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Suffolk Cybersurvey reveals alarming rise in 15-year-olds exposed to online dangers

PUBLISHED: 09:07 06 February 2018

University of Suffolk's Professor Emma Bond and Suffolk Police and Crime Commissioner Tim Passmore at the launch of the Suffolk Community Foundation's Stay Safe Online campaign. Picture: GREGG BROWN

University of Suffolk's Professor Emma Bond and Suffolk Police and Crime Commissioner Tim Passmore at the launch of the Suffolk Community Foundation's Stay Safe Online campaign. Picture: GREGG BROWN

Almost half of 15-year-olds in Suffolk are researching anorexia online and a third are using the Internet to view self-harm sites, according to an annual survey into online safety.

Suffolk county councillor Gordon Jones is urging parents to keep a close eye on what their children are viewing online. Picture: JAMES FLETCHERSuffolk county councillor Gordon Jones is urging parents to keep a close eye on what their children are viewing online. Picture: JAMES FLETCHER

The latest Suffolk cybersurvey, published today, also reveals there has been an eight per cent increase in the number of 15-year-olds ‘sexting’ – a rise from 11pc in 2016 to 17pc last year.

The results show that 44pc of 15-year-olds are visiting pro-anorexia sites – up 9pc on 2016 – and the number looking at self-harm promoting sites has also jumped 13pc to almost a third of children in the same age bracket.

The survey reveals a clear drop in parental input for children aged 15 and over, which according to the authors, correlates with the increase in risk-taking behaviour.

This is despite the good news that more parents are delivering messages of online safety to their children from a young age – with 62pc of children saying they always listen to parents’ advice, up from 57pc in 2016.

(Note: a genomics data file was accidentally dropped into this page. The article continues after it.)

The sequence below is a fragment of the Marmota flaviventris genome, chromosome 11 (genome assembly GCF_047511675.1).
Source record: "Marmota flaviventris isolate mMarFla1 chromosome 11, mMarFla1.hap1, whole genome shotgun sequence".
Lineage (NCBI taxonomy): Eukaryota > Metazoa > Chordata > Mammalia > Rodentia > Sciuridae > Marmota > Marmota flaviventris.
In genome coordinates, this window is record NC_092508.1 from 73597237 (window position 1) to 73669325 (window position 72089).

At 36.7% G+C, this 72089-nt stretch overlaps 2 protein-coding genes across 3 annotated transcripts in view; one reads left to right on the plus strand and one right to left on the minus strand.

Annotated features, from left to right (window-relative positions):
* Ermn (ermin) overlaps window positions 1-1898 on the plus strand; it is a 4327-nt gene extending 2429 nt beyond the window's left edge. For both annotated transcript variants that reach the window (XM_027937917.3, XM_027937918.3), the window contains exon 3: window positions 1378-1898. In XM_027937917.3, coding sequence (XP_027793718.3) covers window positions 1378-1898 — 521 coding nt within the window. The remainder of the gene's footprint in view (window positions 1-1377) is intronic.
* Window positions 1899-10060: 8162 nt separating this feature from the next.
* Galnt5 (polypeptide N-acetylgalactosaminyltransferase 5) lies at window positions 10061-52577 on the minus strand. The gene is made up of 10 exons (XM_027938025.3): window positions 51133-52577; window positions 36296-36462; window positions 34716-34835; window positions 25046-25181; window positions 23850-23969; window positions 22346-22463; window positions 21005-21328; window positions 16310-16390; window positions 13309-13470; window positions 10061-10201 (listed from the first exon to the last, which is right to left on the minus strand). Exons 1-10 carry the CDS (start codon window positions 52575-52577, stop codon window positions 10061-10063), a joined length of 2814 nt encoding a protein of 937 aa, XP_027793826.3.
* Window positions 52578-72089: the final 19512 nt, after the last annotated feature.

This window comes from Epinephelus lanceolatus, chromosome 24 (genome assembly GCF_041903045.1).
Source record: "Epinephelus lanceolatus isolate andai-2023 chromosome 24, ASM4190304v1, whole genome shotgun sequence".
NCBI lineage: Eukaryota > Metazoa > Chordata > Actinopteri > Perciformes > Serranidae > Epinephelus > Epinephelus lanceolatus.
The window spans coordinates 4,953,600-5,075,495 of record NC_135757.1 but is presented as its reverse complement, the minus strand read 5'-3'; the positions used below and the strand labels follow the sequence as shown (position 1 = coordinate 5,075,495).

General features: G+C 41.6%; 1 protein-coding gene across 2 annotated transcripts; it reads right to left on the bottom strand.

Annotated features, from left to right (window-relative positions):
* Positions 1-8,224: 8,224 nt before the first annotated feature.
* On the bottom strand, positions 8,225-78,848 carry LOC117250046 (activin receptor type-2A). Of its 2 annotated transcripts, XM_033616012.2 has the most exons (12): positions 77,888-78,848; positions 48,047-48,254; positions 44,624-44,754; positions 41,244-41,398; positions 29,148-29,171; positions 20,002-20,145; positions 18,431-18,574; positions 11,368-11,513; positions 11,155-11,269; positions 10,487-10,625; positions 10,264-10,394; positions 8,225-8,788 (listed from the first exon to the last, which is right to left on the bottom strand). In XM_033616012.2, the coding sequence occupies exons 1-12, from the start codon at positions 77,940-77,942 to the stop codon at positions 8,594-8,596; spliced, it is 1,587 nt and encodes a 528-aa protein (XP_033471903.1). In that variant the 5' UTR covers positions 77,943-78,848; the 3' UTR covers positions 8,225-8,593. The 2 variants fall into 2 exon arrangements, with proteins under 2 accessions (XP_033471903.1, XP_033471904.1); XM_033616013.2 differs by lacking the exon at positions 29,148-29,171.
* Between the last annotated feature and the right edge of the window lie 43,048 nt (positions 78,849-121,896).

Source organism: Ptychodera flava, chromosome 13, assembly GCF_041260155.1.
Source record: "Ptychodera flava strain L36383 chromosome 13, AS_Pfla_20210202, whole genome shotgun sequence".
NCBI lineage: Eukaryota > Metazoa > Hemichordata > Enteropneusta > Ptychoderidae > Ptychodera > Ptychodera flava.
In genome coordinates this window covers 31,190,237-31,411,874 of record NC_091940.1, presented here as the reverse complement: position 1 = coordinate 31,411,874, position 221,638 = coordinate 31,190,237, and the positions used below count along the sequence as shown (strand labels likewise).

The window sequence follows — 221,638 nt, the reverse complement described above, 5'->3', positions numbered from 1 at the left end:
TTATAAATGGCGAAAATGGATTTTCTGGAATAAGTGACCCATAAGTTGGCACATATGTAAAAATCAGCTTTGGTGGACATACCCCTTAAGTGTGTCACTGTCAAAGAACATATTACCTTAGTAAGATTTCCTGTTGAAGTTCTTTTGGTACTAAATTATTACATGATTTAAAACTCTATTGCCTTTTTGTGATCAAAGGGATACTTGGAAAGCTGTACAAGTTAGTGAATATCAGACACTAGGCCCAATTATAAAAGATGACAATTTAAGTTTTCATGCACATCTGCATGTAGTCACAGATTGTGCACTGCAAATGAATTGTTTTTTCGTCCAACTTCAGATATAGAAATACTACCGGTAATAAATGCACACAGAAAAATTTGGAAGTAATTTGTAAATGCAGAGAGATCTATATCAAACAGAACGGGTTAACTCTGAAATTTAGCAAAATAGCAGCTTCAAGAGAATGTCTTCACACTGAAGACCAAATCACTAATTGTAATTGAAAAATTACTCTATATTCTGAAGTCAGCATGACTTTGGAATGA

Eight in ten are also taught about online safety at school.

Suffolk’s police and crime commissioner Tim Passmore said he was “obviously concerned” about the risks taken by 15-year-olds. But he said he was encouraged by parents’ increased involvement in their children’s Internet use.

“These trends are deeply worrying,” he said.

“We have got to do what we possibly can to stop this happening – prevention is far better than cure.”

He added that Internet safety should be “a priority”, and Suffolk should aim to teach safe practice to 100pc of children at school.

“In an ideal world every child at school would be taught about online safety, it should be a compulsory part of every child’s education,” Mr Passmore said.

Gordon Jones, Suffolk County Council’s cabinet member for children’s services, education and skills, said of the results: “I would urge parents and schools to continue to re-enforce messages of online safety with children from a young age and vitally, sustain this support through their teenage years.

“It is also important to keep a close eye on what children are viewing online as well as the length of time they spend.”

The results released today coincide with National Safer Internet Day. To find out more, or to register as a supporter, visit www.saferinternet.org.uk

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